An app that turns lonely hours of cycling and running into a virtual racetrack has the potential to help thousands more people enjoy exercise but comes with a safety warning from the NSW Police.
The app, called Strava, uses GPS tracking to provide runners and riders with a range of data on their exercise, including times on a particular route that are uploaded to a leaderboard, where participants are encouraged to improve and compete with others.
Strava's website promotes the app as a ''social fitness'' tool for ''sharing, comparing and competing with each other's personal fitness data via mobile and online apps''.
''Customers do ask about it,'' Tess McConville, a sales assistant at Woolys Wheels cycle shop in Paddington and keen user of Strava, said.
Ms McConville said the app allows you to set personal records for routes, log sections of rides and join leaderboards.
''I have customers who come in and talk about rides they've done and we can compare,'' she said. ''Someone will say 'I've done Manly Dam in 30 minutes'. And I'll say 'No way. I can't get it down to that'. Then we'll follow each other and I'll try to beat him. I follow a couple of the boys at work. It's really cool.''
Tony Arnold, the Information and Collaboration Director of Bicycle NSW, said while the body had no official view on Strava, his personal opinion was that the app was a useful tool if used in the right way.
''It's got some pros and cons,'' Mr Arnold said. ''It can be misused if, say, people are using it to check their fastest route through the city or something like that. If you're climbing a steep hill in the country, you're doing 20 kilometres an hour and you're not putting anyone in danger. But some people try to beat their best time. It becomes dangerous.''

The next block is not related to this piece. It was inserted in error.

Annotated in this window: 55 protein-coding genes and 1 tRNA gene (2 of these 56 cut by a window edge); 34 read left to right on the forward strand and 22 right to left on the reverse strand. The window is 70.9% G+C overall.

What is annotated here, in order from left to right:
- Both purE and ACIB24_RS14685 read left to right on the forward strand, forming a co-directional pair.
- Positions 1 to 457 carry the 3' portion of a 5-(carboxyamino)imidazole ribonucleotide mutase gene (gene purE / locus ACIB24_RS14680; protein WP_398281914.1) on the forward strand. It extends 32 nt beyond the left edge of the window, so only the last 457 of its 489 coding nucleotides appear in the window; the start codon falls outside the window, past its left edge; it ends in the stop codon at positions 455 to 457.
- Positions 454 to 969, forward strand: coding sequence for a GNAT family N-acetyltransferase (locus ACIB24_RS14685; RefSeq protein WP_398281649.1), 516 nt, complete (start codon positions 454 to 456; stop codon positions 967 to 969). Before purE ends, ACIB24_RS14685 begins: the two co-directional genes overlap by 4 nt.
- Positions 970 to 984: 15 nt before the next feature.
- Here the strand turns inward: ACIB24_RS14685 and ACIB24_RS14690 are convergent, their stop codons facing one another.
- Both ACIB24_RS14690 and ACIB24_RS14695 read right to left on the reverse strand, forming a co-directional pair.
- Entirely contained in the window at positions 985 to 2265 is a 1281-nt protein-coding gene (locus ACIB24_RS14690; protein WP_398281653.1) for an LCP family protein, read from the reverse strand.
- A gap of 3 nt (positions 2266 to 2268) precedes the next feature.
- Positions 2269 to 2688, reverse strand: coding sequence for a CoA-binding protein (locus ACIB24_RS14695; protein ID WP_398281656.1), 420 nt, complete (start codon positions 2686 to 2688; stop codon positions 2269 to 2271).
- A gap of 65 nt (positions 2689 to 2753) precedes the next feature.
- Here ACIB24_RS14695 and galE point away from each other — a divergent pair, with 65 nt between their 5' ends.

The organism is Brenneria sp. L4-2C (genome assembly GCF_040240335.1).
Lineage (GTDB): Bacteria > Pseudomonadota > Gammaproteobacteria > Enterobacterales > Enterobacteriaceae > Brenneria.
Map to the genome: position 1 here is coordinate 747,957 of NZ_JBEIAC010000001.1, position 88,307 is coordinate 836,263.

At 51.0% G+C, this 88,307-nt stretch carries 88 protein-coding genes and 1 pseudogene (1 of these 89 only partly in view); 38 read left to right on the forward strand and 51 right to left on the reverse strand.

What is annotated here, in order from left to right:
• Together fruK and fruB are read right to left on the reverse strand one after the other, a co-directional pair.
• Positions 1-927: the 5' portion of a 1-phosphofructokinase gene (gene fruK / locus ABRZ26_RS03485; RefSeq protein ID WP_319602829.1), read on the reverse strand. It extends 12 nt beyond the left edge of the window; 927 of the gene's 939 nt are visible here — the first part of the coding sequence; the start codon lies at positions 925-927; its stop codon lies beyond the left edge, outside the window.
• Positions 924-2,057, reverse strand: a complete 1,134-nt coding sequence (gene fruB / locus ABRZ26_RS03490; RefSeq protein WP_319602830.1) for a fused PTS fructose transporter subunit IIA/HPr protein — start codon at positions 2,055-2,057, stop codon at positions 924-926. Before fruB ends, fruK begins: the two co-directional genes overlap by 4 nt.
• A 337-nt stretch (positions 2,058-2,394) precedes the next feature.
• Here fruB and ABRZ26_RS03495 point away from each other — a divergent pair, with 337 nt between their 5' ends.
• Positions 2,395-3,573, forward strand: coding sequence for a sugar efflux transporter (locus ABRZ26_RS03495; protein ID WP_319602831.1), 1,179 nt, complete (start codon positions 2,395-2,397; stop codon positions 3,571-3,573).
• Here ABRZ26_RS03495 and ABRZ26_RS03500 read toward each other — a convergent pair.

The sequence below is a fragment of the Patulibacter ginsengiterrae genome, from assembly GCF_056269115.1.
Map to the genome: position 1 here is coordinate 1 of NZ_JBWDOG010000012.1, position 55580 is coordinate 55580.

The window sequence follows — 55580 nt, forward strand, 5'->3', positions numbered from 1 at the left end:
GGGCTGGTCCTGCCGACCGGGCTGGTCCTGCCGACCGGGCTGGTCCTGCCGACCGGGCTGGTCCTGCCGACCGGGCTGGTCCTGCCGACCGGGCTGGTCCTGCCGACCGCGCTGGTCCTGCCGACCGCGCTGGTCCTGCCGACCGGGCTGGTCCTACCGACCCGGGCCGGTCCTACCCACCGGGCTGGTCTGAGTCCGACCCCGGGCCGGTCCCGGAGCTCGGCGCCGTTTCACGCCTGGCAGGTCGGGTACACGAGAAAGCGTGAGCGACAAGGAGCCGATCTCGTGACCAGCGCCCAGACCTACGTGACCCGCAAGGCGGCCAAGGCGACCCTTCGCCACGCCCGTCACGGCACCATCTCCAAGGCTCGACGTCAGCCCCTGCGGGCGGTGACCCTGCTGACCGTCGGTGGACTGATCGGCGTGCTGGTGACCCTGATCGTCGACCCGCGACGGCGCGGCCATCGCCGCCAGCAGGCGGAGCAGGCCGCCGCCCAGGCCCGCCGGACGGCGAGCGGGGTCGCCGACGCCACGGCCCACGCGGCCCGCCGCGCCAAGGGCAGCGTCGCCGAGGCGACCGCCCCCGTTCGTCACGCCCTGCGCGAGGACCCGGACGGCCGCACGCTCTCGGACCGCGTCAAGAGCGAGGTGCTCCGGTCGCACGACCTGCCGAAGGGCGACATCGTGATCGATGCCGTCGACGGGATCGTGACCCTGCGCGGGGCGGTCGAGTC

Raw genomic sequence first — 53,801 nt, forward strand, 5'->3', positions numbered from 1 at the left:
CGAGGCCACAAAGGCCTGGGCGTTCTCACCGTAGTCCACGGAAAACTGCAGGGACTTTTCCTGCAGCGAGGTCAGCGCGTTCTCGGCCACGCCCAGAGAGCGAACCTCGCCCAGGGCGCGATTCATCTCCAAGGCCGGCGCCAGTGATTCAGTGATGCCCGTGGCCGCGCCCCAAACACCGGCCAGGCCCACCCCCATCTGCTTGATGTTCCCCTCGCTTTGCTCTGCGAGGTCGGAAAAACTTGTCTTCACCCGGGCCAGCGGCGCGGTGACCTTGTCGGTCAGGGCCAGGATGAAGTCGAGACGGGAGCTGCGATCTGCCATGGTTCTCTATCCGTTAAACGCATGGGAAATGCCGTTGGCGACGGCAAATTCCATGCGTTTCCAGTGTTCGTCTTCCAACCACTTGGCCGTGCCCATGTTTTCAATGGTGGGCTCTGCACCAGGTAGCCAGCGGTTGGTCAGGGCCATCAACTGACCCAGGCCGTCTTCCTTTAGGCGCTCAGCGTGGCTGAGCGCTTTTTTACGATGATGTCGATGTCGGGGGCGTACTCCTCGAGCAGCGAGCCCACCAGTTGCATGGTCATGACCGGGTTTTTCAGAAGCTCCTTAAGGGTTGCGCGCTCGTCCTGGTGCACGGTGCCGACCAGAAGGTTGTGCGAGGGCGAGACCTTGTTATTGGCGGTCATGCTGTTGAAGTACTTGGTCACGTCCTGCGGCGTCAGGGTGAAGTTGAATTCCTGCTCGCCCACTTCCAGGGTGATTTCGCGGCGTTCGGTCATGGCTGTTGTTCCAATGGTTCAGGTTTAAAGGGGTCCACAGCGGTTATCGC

Inspector Phil Brooks from the NSW Police traffic and highway patrol command reminded cyclists, whether using Strava or not, that they must obey road rules, including stopping at red lights and stop signs, and must give hand signals when changing directions.
''When using the road, cyclists need to stick to the road rules and should ride in a predictable and safe manner,'' Inspector Brooks said.
''Racing and time trials should only be undertaken in controlled, safe environments, not on open roads in use by other vehicles.''
An avid mountain biker, Tyler Boatwright of Collaroy Beach - who is training for a cycling trip during the Tour de France later this year - said Strava was a ''great tool that gives you a lot of information''.
''I use it to find out if how I've gone on a particular section, if I've improved my time or whatever,'' he said.
''But it is a bit of a dirty word in mountain bike circles because people are coming out on the trails, tearing around and being a bit reckless. I've heard that sometimes people yell at others to get out of the way because they're on a Strava run.''
Rates and mates
SYDNEY UNIVERSITY cycle club rider Gareth Williams says the Strava app's best quality is as a social networking tool.
''You can use it for performance measurement and it's great to log your stuff - where you've ridden, where your heart rate is at and all that stuff. But, what it really is, is a social networking tool,'' says Williams, 37, who rides mostly in the eastern suburbs, Waterfall in southern Sydney and Sydney Olympic Park.
''The reason people use it is to compare notes … and keep track of how much training your mates are doing versus what you're doing. For me, it's more about the social networking element than logging and recording your own performance.''
Williams says Strava enables him to connect with fellow riders, ''people that you've been racing with or riding with on the same ride, or in a similar bunch, but you've never actually reached out and said hello to them''.
He says criticisms of the system are ''a bit of cyclist-bashing".
Fellow Sydney University club cyclist Rob Scriva uses a Garmin GPS and uploads his riding information to the Strava website.
''It does get competitive,'' he says. ''But no more than it would if you weren't using Strava. You're always trying to beat each other up a hill. Over the past three years, I've seen how much stronger I've become.''